Garth Greenwell Comes Clean – The New York Times
“For me, it was the literary event of the year,” said Dimiter Kenarov, a journalist in Bulgaria who has become a close friend of Greenwell’s. “Sometimes when foreigners come in, their vision of Bulgaria is very skewed, and the place is either romanticized or demonized. But Garth’s writing presents the city I live in and the culture I live in so objectively and so humbly, with a real sense of depth. It’s almost like I’ve been asleep in a city that he awakens me to.”
By the time “What Belongs to You” was published, Greenwell had already completed four sections of what would become “Cleanness.” From the start, he said, both books were “one project,” though the world of his newer one is more expansive.
Physical gestures are enormously significant, each movement a germ of drama and scrutiny. “He’ll make an assertion,” White said, “then question it and turn it over and massage it.” These passages in particular evoke Greenwell’s former lives within his current prose: poetic lyricism, and comma splices deployed like musical phrasing.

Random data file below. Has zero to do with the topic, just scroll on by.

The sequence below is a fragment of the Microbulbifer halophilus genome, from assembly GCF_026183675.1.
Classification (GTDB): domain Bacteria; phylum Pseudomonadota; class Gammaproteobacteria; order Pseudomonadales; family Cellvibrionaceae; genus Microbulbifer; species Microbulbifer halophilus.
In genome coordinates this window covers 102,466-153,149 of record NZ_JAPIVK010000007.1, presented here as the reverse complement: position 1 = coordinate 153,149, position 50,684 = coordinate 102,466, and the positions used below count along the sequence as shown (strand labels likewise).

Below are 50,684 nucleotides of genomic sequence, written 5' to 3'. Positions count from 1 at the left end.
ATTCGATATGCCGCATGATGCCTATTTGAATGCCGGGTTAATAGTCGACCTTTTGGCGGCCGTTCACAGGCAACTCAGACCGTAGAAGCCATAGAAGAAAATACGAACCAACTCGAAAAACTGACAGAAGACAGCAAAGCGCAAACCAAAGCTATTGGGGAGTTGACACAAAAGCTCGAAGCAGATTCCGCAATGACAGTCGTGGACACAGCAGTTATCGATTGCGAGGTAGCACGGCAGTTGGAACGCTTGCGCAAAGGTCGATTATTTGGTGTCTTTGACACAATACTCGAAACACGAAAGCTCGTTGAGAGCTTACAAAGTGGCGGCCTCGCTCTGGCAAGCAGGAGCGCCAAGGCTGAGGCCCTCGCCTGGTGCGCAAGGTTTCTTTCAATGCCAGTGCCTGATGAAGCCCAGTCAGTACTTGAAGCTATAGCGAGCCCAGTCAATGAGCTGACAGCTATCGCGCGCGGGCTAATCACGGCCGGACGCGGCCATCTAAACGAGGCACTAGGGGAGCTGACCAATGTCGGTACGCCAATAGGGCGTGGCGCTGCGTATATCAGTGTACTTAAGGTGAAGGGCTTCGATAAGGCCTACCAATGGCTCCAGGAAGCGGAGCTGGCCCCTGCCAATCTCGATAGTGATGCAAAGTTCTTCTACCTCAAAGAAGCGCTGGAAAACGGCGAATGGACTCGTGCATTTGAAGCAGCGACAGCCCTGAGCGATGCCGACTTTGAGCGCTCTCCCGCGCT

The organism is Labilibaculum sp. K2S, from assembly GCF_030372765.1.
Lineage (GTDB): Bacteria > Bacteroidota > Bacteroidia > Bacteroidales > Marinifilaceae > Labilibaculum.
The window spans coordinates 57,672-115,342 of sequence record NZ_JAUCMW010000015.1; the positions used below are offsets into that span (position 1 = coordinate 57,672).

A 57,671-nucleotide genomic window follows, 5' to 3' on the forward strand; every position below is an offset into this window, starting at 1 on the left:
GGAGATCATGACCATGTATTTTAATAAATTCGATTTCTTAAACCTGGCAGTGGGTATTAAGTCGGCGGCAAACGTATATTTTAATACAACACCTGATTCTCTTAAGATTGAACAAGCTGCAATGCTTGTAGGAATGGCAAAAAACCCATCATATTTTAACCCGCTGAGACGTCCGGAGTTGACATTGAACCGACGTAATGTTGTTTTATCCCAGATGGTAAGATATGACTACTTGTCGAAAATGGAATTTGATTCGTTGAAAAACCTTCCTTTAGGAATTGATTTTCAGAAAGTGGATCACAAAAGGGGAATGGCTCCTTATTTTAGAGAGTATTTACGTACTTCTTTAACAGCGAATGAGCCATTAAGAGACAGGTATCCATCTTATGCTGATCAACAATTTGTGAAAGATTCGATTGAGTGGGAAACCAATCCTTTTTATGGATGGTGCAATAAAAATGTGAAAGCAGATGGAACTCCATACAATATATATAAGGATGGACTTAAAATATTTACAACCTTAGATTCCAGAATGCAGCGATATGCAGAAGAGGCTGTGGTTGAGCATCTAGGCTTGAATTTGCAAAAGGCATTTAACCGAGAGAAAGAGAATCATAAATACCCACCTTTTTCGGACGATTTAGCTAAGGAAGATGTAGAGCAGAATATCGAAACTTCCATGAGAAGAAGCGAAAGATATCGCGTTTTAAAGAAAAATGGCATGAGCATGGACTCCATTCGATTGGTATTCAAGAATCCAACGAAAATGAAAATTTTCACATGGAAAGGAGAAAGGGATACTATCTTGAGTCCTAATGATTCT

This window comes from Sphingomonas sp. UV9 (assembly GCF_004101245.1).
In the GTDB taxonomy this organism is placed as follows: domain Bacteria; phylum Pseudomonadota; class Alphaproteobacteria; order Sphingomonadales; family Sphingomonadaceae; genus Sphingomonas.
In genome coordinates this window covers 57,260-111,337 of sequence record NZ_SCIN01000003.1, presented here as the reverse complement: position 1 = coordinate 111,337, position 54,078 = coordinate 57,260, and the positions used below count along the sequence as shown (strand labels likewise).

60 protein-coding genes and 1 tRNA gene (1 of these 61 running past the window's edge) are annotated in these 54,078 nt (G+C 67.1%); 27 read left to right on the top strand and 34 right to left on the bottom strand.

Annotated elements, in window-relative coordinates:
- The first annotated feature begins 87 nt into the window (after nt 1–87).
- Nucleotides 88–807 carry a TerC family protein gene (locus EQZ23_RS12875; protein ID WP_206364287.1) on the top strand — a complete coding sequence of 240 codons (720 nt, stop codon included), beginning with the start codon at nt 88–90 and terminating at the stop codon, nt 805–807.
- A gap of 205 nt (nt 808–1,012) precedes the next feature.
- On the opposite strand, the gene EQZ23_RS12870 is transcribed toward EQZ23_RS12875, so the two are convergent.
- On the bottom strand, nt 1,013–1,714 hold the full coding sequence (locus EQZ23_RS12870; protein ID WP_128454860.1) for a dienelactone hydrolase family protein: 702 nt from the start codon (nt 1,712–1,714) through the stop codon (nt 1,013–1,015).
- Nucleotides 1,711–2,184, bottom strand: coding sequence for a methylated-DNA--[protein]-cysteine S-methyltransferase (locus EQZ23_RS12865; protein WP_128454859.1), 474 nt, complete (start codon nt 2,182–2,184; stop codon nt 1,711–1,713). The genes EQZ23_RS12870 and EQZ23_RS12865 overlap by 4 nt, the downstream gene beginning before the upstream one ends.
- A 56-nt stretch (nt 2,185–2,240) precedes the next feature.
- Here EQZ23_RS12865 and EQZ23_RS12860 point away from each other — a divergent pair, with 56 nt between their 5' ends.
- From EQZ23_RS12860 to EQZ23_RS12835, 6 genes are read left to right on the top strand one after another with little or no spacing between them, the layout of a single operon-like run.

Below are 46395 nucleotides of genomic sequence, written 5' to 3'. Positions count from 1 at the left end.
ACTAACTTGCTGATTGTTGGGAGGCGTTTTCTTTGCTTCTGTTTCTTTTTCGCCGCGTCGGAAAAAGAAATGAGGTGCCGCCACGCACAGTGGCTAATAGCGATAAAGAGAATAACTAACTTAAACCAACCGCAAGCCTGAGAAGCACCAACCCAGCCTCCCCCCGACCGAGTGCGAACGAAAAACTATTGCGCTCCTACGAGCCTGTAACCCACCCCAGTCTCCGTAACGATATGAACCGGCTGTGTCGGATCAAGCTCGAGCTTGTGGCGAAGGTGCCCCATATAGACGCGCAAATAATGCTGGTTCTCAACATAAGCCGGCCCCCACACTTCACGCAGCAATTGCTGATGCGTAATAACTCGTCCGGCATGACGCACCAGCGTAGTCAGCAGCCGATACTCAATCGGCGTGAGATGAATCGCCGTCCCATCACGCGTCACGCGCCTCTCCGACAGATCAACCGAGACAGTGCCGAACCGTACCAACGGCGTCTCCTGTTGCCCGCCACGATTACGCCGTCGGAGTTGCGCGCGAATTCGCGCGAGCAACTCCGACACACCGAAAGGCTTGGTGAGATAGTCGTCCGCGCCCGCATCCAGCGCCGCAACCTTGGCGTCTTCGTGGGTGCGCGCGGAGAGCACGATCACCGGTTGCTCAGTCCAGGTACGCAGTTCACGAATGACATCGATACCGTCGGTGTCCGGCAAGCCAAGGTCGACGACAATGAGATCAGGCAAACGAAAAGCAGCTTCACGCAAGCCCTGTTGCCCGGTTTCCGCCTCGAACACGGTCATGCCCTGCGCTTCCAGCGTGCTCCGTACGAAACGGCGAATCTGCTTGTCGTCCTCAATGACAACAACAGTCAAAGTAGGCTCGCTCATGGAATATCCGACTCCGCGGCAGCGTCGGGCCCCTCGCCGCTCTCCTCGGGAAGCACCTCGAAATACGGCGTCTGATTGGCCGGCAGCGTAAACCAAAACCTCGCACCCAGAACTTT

Two chapters in “Cleanness” recount sexual encounters with unrelenting candor and earnestness. Greenwell said that he doesn’t often give himself assignments but that here he wanted “to write something that was 100 percent pornographic and 100 percent high art.”
Often, he said, pornography goes to great lengths to “expunge personhood” from people’s bodies. He aimed to do the opposite, to show intimacy while exploring the ways in which S&M encounters make representations of power visible, and therefore malleable.
Greenwell’s frankness in writing about sex has made for uncomfortable encounters with fans. Because he bears a resemblance to his protagonist, they often assume his writing is autobiographical. (It’s not.) Someone once showed him a Facebook profile and asked whether it was one of his characters, and he has been sent explicit photos on social media.
In reality, Greenwell doesn’t volunteer conversations about sex. He presents more modestly, and lives a settled-down life with his partner, the poet Luis Muñoz, who runs the Spanish-language M.F.A. program at the University of Iowa.
The article was originally published by Newyorktimes